Ultimately, the US and USSR did not want their proxies to win total victory; a stalemate and negotiated peace was in their best interests. Had Israel crushed Egypt and Syria, the USSR may have been drawn into the conflict, perhaps drawing in the Americans. Had Israel’s existence been seriously threatened, it may have used some or all of its nuclear arsenal that probably numbered in the low teens. One nuclear strike could have triggered an exchange between the USSR and the US. From there, all bets would be off.
In college when we studied the war in a course on diplomacy, I wondered had I been older and Israel called for volunteers, would I have gone? (According to a 1998 D & C article on the 50th anniversary of the founding of Israel, a Rochester woman, Ellen Geffen, did go to Israel to help that October 1973.)
I also spoke with Matthew Bashore, Brighton Memorial Librarian, President of Historic Brighton and about my age. Although Matt enjoyed reading about settlers and Indians in school, his historical memory apparatus had not quite begun by the Yom Kippur War. As Matt says, around 9 or 10 he first “knew what was going on in the world.” Like me, Watergate marked the beginning of political memory. Matt was miffed that the afternoon Watergate hearings interrupted his cartoon watching. He avidly followed the 1976 campaigns of Ford and Carter, participating in a mock school election (Carter won). By 1980, Matt was a political junkie for life.
1. Reader Ben Sandel, Brighton High School ’82, adds a memory:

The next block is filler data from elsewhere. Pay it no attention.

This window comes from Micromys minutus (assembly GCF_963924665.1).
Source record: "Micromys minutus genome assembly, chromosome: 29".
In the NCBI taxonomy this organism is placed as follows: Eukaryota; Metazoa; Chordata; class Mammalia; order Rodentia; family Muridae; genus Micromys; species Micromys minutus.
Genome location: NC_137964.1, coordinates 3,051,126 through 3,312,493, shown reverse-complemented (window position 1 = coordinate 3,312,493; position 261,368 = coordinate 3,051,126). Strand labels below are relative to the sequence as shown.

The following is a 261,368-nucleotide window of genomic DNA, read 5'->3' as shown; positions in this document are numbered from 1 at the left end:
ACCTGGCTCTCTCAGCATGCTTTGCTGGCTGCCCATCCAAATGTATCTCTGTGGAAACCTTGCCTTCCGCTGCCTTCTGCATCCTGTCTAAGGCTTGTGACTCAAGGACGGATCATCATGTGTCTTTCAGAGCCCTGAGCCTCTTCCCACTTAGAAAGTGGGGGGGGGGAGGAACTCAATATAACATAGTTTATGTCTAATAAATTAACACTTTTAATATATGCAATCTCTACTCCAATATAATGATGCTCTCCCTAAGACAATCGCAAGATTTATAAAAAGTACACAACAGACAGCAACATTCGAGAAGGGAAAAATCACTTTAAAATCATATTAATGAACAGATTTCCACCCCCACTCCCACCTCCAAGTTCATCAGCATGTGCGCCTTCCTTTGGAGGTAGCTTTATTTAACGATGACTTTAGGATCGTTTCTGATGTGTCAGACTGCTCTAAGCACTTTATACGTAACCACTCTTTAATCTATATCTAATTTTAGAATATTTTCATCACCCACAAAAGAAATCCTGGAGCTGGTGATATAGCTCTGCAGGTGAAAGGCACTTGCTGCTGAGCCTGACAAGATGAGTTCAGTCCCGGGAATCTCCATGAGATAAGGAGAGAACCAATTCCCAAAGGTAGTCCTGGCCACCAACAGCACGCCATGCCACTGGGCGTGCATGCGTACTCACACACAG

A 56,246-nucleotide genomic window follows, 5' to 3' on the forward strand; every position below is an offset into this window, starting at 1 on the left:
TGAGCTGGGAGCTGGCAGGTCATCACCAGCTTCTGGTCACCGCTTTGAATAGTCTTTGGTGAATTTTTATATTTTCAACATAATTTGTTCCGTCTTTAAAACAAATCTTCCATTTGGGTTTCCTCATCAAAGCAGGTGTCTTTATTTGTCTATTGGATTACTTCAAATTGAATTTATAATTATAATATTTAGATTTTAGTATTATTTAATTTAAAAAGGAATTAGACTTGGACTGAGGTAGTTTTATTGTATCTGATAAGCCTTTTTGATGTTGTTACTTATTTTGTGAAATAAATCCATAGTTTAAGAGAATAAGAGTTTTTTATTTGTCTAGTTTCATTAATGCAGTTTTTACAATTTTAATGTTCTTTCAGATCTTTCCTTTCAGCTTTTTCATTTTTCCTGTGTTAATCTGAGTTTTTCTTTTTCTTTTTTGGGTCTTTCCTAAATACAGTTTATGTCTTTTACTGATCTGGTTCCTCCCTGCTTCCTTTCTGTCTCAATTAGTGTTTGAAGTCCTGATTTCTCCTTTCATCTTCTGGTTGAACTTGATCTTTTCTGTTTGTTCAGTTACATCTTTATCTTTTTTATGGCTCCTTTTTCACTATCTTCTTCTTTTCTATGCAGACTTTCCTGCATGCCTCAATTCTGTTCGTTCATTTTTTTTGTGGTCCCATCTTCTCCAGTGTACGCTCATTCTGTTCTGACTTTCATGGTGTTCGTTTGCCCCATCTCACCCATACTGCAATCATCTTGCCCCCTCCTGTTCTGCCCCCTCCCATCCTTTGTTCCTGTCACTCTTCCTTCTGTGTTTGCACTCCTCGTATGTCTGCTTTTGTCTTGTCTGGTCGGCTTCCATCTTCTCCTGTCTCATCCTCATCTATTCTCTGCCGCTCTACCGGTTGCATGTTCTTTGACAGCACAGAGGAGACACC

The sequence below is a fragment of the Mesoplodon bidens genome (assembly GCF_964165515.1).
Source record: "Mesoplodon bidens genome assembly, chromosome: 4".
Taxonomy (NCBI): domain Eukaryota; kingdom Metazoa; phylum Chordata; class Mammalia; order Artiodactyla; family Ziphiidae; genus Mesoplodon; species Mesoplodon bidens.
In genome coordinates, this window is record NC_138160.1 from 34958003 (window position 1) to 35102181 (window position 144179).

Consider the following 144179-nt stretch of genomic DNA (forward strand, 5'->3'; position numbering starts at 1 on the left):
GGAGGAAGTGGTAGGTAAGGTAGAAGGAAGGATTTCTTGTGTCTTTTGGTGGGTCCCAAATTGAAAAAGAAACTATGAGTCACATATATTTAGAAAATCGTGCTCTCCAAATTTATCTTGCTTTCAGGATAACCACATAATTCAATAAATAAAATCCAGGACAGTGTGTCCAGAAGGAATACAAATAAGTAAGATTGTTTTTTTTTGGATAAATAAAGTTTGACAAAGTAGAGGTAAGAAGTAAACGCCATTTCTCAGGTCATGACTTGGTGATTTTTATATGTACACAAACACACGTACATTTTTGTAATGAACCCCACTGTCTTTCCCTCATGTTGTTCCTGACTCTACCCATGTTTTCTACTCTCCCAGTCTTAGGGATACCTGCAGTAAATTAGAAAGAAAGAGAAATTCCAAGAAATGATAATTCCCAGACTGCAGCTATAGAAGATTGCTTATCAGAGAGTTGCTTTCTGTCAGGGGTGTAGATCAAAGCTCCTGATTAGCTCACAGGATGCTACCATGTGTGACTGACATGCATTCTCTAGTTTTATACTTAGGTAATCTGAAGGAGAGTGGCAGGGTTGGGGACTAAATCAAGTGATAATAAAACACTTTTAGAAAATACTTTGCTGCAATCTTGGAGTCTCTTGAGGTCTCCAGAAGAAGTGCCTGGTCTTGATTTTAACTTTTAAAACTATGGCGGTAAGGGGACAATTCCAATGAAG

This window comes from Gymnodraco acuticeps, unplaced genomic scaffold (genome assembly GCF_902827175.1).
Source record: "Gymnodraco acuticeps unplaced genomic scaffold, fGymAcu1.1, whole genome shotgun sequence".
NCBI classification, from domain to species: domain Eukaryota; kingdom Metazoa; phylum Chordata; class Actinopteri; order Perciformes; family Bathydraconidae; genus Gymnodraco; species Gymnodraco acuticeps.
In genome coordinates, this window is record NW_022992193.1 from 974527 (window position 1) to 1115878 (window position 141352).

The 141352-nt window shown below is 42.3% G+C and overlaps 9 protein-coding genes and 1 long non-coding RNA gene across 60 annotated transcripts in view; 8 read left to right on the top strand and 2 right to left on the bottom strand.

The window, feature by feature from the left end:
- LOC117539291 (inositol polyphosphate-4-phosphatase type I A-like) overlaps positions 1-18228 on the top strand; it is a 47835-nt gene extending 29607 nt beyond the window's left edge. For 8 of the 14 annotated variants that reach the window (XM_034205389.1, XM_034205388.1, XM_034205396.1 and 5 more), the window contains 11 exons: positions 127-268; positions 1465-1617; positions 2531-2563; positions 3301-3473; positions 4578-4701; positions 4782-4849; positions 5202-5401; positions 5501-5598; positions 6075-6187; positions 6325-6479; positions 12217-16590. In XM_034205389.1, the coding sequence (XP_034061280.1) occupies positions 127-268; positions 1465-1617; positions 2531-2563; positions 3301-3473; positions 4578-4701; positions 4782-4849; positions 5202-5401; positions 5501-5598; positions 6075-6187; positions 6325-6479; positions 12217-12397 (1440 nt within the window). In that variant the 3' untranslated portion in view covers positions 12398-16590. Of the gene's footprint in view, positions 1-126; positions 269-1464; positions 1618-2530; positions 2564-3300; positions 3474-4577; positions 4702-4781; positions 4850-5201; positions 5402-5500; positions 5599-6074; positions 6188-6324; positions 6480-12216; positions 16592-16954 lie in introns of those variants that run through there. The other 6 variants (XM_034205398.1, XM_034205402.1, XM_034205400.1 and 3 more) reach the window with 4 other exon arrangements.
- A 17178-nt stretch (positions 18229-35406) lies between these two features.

I have similar recollections of baseball and the war. The Orioles were practically the home team, as the parent club of the Red Wings at that time, but my parents and aunts and uncles were more concerned about the war.
My most significant connection with Israeli history has an amusing element. In 2008, I was a Visiting Professor at Rochester Institute of Technology’s satellite campus, the American University of Kosovo. In February, Kosovo officially declared its independence and sovereignty.
That May was also the 60th anniversary of the founding of the State of Israel. The new republic of Kosovo sought recognition from various countries, including Israel with which Kosovars identify as two peoples with precarious existences. Furthermore, during and after the 1998-99 war, Israel sent humanitarian aid to Kosovo. As such, in May 2008, the Kosovo government arranged a banquet to celebrate Israel’s 60th birthday.
Unfortunately, the banquet would be missing one element: Jews. Virtually no Jews live in Kosovo. Supposedly one elderly couple ran a bakery but it was unclear if the couple still lived. On the American military base, Camp Bondsteel, no doubt some Jews are temporarily stationed. To address the situation, the Kosovo government asked the President of AUK, Chrisopher Hall, to recruit Jewish faculty members for the banquet.
By chance, 3 of the 5 visiting professors were Jewish. So, John, Merle and myself got a free taxi ride and complimentary tickets to attend the banquet of lamb meat and copious servings of grappa. While we kept our appearance low-key, we were proud to represent RIT/AUK and American Jews at the 60th birthday bash for Israel in Pristina, Kosovo. (See From Tirana with love. And a dash of Pristina. )